“If you don’t like it here, then why don’t you f**k off back to where you came from!”
It’s a taunt as old as multicultural society itself, but this – the oldest and most basic expression of xenophobic discomfort is still one of the most effective available.
There was a time when this phrase was directed against all kinds of people with immigrant-origins – from African pensioners to Asian shopkeepers to Mixed-race schoolchildren. Nowadays (thankfully) it seems reserved exclusively for use against the Muslim population of the Anglophone West.
I’m not sure precisely how we ought to deal with this, morally-speaking; a phenomenon that began as lazy and randomly (mis)directed, and yet which now seems so neat and reasonable. I suppose it depends on whether something originally racist can become non-racist in a different context.
Racial hatred, at least of an explicit kind, has long gone out of fashion in the Western world and few openly espouse it. Consequently, when someone uses a phrase like the above, it sounds like a reversion to something every immigrant knows they no longer have to put up with.
This is understandable, but a shame nonetheless. As phrases go, this one is actually quite helpful, especially in todays context of Islamisation.
When applied against Muslims, this taunt manages to get to the heart of Islamist hypocrisy but at the same time bypass any reference to their race and/or appearance. It’s worth repeating to consider again….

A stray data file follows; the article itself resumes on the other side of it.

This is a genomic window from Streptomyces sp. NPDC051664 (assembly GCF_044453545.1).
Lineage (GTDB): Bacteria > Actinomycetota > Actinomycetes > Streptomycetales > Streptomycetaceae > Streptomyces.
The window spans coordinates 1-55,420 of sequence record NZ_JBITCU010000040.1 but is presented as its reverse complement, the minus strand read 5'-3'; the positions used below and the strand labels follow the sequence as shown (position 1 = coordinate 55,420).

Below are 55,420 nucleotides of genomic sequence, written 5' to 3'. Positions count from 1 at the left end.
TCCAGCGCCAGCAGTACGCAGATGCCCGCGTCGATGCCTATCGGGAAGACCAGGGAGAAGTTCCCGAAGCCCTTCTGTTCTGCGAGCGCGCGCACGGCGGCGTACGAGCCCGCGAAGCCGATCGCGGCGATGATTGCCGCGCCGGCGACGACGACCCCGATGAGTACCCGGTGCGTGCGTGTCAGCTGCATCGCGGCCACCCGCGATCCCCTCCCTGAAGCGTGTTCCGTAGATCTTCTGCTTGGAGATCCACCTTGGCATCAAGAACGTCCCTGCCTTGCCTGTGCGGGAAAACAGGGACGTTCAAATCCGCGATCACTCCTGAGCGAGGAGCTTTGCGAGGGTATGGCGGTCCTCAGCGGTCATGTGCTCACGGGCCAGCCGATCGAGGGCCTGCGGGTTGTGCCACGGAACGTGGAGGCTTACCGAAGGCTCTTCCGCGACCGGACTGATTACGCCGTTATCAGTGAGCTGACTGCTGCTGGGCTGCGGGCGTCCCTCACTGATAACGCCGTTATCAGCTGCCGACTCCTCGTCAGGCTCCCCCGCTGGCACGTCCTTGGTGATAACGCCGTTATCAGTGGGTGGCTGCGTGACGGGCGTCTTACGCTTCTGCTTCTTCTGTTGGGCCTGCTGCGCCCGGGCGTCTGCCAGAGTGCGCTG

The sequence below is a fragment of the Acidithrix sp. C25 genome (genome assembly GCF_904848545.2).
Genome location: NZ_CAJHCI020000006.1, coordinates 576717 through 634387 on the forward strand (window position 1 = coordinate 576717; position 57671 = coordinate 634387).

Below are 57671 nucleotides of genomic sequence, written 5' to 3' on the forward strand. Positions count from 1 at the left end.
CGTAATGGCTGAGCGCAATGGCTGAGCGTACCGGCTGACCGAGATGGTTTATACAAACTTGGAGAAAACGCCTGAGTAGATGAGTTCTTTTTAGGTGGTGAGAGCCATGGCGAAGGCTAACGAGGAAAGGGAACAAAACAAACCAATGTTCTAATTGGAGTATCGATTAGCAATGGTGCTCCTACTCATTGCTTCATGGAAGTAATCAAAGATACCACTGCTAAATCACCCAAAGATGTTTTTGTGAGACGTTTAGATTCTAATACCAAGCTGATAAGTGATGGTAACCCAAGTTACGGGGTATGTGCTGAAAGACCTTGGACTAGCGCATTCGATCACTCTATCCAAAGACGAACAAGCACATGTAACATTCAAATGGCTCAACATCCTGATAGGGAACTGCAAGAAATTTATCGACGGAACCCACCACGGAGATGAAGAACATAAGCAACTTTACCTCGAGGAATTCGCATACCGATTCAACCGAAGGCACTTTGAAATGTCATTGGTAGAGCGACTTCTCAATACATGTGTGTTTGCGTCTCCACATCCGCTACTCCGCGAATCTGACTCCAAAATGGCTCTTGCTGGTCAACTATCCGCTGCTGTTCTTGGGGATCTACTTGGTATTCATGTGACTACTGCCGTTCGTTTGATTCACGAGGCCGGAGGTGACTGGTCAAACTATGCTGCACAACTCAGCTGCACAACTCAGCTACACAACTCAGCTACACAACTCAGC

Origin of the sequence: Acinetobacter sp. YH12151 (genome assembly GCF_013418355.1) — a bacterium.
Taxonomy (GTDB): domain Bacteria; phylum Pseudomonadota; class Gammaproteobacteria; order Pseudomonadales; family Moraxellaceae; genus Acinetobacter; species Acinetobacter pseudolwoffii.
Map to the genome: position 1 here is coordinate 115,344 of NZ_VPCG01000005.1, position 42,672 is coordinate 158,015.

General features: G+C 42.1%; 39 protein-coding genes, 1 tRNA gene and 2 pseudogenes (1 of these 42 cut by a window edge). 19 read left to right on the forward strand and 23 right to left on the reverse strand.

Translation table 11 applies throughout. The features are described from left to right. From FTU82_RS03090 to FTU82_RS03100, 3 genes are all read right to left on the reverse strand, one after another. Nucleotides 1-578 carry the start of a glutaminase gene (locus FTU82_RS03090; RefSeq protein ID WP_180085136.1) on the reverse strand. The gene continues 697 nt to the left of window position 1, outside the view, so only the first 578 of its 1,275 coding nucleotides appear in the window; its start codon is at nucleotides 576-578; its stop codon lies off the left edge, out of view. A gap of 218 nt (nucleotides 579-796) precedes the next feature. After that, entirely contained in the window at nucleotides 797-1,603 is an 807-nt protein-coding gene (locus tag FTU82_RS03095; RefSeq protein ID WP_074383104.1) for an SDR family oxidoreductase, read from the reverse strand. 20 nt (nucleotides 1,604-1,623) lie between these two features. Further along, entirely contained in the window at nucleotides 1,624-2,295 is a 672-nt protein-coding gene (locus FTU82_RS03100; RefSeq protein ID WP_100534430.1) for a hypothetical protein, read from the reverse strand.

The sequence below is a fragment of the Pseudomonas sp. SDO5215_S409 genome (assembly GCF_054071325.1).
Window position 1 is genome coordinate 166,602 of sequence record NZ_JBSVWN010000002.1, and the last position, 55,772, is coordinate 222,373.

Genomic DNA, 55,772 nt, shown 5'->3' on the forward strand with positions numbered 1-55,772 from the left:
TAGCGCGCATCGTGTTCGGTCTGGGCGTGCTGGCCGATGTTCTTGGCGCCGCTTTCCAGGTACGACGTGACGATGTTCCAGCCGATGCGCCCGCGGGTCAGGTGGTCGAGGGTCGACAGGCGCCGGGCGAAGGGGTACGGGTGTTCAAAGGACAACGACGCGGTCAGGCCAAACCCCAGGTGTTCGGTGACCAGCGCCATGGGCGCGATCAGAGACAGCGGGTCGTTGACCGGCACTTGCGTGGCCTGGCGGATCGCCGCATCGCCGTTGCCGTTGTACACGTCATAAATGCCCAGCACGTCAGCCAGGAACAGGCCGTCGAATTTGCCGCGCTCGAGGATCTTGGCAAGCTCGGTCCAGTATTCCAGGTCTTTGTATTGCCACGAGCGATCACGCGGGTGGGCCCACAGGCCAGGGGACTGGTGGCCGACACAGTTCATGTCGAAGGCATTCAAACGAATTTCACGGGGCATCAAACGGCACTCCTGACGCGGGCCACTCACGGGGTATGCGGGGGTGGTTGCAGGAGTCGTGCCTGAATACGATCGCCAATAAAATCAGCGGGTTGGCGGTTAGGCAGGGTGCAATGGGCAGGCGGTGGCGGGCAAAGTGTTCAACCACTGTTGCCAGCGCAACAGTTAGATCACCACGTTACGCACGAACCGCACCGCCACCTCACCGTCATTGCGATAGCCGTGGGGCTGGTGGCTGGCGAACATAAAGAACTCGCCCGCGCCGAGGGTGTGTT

“If you don’t like it here, then why don’t you fuck off back to where you came from!”
The first part of this insult (if it is one) presupposes that the Muslim in question has made a complaint about Western society, and has suggested that his (Islamic) way of living would make a superior replacement. This is becoming ever more regular, and will only carry on increasing alongside the numbers of the Muslim population itself. I no longer feel any surprise when I am told by Muslim proselytizers that Britain (and the West) is a moral sewer and that “Islam is the answer”.
The second part, “Why don’t you fuck off back to where you came from!”, should be properly understood as a question, even if it was meant originally to be rhetorical. It is one worth asking repeatedly…..
Why don’t Muslims, who say they dislike the licentiousness of Western life, move to a state run along Islamic lines?
Evasive answers to this – for example, “I was born here” should be discounted. Being born somewhere is not a tether which cannot be cut. I too was born here, but I often consider moving.
The real answer, and the one Muslims will never provide, is that they know (deep-down) that Western society is superior to the societies of their ethnic homelands; that the West is richer and happier, as well as more advanced and free and allowing of difference than Pakistan or Qatar.
They don’t leave because they don’t want to leave.
There is a yawning disconnect here, between what Muslims are told by religious elders to believe, and what their life-experience has shown them. When the tension between these two realities becomes unbearable, then the Western Muslim usually does one of two things – he either becomes an extremist, or (more rarely) he leaves Islam. Both occasions present ways of getting rid of the Muslim in question, either by replacing him with a prison-number, or else with a newly formed Christian/atheist.
Consequently, the harvest of “If you don’t like it here…” usually rewards the labour (and risk) of planting it.